The cruise industry “Healthy Sail” recommendations fall short of what’s essential to restart their ships.
The Healthy Sail Panel is a group of public health experts. Their recommendations influence the restart of the cruise industry, which has been closed since March.
At that time, the Centers for Disease Control and Prevention (CDC) issued its “no sail order.” Last week, the CDC extended the “no sail order” through October 31. There is speculation that the CDC won’t extend it into November.
Heathy Sail experts come from infectious disease, epidemiology, hospitality, and maritime operations worlds. They were hired by Royal Caribbean and Norwegian Cruise Lines. Their mission — issue recommendations on how cruise lines should restart. On September 21, the 66-page report with 74 specific recommendations was released.
If fully implemented, they will increase passenger and crew health safety from COVID-19 (SARS-CoV-2). However, the recommendations are not sufficient to permit restarting the US cruise industry.
Healthy Sail recommendations are a good start but need an upgrade
The report recommendations need significant improvement before the CDC can lift its “no sail order.” While the Healthy Sail report is an upgrade compared to the European Union (EU) guide for cruise lines, released in June, it’s missing pieces and gives cruise lines too much leeway in following its recommendations.
The Healthy Sail report recommends that “guests wear face coverings in any indoor, congregate setting regardless of physical distancing measures. On the other hand, passengers should not be required to wear face coverings in their own cabins.
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The Healthy Sail recommendations are better than those released by the EU, but don’t go far enough
This recommendation is superior to the EU requirement that allows masks to be removed indoors when social distancing is utilized. Even so, it should have stated that passengers in their cabin with other passengers who are not part of their household, or crew, should be required to wear masks at that time. An exemption from wearing a mask when dining or consuming beverages, but with proper physical distancing, is appropriate from a practical standpoint.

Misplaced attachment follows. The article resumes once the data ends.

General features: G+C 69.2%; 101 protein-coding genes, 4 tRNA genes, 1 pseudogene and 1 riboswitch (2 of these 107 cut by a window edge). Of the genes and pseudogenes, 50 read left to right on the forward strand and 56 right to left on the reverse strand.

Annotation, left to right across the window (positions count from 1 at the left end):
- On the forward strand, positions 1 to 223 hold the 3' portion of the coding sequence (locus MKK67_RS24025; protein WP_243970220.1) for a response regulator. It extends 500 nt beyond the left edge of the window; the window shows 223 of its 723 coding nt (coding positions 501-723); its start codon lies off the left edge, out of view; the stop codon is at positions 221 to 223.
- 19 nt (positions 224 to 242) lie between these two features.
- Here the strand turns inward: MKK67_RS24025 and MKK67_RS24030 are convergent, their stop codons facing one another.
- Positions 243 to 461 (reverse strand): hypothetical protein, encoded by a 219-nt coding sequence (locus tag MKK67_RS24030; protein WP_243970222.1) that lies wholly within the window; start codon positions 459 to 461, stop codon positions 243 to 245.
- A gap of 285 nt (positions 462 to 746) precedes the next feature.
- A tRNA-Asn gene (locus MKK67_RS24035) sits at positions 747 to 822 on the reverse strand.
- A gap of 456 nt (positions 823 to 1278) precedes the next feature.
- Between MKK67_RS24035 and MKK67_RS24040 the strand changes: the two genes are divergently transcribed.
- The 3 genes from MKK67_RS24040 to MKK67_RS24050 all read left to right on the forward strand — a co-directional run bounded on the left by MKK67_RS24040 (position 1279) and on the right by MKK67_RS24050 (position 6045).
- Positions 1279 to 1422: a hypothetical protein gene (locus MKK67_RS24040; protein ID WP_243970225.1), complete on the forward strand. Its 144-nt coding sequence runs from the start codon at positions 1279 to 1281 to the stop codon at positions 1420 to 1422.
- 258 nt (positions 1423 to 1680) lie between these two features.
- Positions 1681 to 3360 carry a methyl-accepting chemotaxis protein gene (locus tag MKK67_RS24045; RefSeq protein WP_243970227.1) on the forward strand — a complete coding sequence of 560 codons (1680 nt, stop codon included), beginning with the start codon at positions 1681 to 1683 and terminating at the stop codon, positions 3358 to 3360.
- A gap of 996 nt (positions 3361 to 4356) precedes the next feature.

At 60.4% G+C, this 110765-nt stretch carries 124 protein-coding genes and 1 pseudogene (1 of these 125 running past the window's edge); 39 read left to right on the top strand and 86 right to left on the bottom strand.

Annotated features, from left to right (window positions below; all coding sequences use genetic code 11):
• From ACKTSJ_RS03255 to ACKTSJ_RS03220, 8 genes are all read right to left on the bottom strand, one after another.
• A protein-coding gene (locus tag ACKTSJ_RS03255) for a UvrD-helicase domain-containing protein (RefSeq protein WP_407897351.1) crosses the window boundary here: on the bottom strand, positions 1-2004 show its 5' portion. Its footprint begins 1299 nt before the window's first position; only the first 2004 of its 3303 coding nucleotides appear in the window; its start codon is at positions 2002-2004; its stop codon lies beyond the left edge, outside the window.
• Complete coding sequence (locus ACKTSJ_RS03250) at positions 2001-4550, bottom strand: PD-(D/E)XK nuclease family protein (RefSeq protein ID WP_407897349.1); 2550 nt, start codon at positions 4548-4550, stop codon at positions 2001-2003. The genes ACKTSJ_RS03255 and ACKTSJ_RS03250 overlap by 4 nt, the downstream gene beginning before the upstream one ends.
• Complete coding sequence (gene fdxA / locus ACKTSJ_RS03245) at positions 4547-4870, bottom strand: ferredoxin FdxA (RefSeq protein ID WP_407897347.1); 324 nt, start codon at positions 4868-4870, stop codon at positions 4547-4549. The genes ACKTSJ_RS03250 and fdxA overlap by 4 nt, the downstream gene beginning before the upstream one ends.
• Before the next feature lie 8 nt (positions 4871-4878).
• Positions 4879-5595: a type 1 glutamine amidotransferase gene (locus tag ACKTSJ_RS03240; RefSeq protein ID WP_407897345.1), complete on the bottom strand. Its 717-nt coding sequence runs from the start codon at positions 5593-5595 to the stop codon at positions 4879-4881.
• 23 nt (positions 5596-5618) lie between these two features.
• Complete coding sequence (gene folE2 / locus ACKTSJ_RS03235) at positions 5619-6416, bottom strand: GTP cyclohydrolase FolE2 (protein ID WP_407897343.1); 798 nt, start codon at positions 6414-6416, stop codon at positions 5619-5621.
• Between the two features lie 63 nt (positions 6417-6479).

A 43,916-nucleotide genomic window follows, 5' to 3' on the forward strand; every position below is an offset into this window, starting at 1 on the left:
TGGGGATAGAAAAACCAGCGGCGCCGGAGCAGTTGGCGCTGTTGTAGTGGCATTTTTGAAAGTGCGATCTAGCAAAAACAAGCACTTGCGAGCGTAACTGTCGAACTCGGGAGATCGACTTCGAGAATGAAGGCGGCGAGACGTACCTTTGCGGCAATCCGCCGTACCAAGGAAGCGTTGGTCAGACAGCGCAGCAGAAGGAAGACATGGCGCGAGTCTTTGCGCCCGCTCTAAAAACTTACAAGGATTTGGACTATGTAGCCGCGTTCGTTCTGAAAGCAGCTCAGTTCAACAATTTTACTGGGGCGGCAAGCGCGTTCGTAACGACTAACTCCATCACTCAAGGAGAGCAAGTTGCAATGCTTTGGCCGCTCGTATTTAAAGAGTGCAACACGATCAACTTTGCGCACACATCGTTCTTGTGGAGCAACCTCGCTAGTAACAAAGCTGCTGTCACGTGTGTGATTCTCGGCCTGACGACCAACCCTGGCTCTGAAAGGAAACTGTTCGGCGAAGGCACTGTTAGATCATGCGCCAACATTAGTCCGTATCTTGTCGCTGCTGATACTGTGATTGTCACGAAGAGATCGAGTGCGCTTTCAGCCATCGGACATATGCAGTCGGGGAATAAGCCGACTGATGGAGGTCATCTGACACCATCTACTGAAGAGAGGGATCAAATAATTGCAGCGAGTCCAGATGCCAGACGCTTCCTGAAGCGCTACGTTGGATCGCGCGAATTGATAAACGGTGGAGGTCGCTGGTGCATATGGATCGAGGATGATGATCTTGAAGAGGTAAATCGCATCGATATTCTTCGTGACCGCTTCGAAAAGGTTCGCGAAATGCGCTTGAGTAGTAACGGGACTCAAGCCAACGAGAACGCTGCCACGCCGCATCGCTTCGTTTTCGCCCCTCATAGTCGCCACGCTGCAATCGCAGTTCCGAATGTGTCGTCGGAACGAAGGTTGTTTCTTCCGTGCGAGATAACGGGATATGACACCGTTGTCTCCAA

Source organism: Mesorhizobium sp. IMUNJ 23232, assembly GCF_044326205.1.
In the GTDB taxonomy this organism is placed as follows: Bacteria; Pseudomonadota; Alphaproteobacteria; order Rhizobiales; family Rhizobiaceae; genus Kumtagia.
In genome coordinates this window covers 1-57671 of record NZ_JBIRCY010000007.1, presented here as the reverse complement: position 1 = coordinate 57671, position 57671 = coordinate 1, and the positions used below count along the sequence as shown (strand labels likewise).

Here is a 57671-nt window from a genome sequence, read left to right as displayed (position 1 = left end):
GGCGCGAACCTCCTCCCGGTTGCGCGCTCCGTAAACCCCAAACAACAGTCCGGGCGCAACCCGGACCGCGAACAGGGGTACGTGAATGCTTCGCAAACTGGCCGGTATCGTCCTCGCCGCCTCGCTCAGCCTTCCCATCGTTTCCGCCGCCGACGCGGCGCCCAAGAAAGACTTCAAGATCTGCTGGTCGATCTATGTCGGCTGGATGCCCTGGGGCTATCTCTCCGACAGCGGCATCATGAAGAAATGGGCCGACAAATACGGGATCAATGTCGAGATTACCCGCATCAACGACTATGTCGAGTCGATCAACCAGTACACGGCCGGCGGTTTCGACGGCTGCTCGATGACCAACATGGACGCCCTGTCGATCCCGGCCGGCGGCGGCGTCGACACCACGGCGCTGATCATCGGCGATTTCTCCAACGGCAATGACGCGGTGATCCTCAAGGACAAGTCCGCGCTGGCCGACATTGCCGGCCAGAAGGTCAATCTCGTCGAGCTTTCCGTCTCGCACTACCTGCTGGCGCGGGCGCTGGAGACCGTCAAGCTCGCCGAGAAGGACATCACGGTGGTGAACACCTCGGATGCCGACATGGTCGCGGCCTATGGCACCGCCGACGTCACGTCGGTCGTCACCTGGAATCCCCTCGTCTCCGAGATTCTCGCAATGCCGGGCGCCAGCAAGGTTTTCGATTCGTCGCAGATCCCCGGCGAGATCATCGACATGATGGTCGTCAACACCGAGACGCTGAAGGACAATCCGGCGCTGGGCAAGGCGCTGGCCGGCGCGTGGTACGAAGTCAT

The Healthy Sail report notes that the CDC’s physical distancing of six feet should be followed whenever possible. That’s another upgrade from the EU report, but the EU report acknowledged more distance is needed in some locations such as gyms. The Healthy Sail report merely tells cruise lines to develop their own recommendations for locations and situations such as gyms. The report needs specific recommendations for such locations and situations.
The Healthy Sail report states aggressive measures are needed to prevent an onboard virus, but the recommendations are too weak.
The Healthy Sail report is on point when it states, “Aggressive measures to minimize or prevent SARS-CoV-2 from entering a ship are the single most important step that can be taken to reduce risk of an outbreak on board.”
Unfortunately, its recommended testing fails to pass prevention muster.
The report says, “All guests joining a ship, regardless of method of travel to the ship, should be tested for SARS-CoV-2 between five days and 24 hours before boarding and receive a negative result…”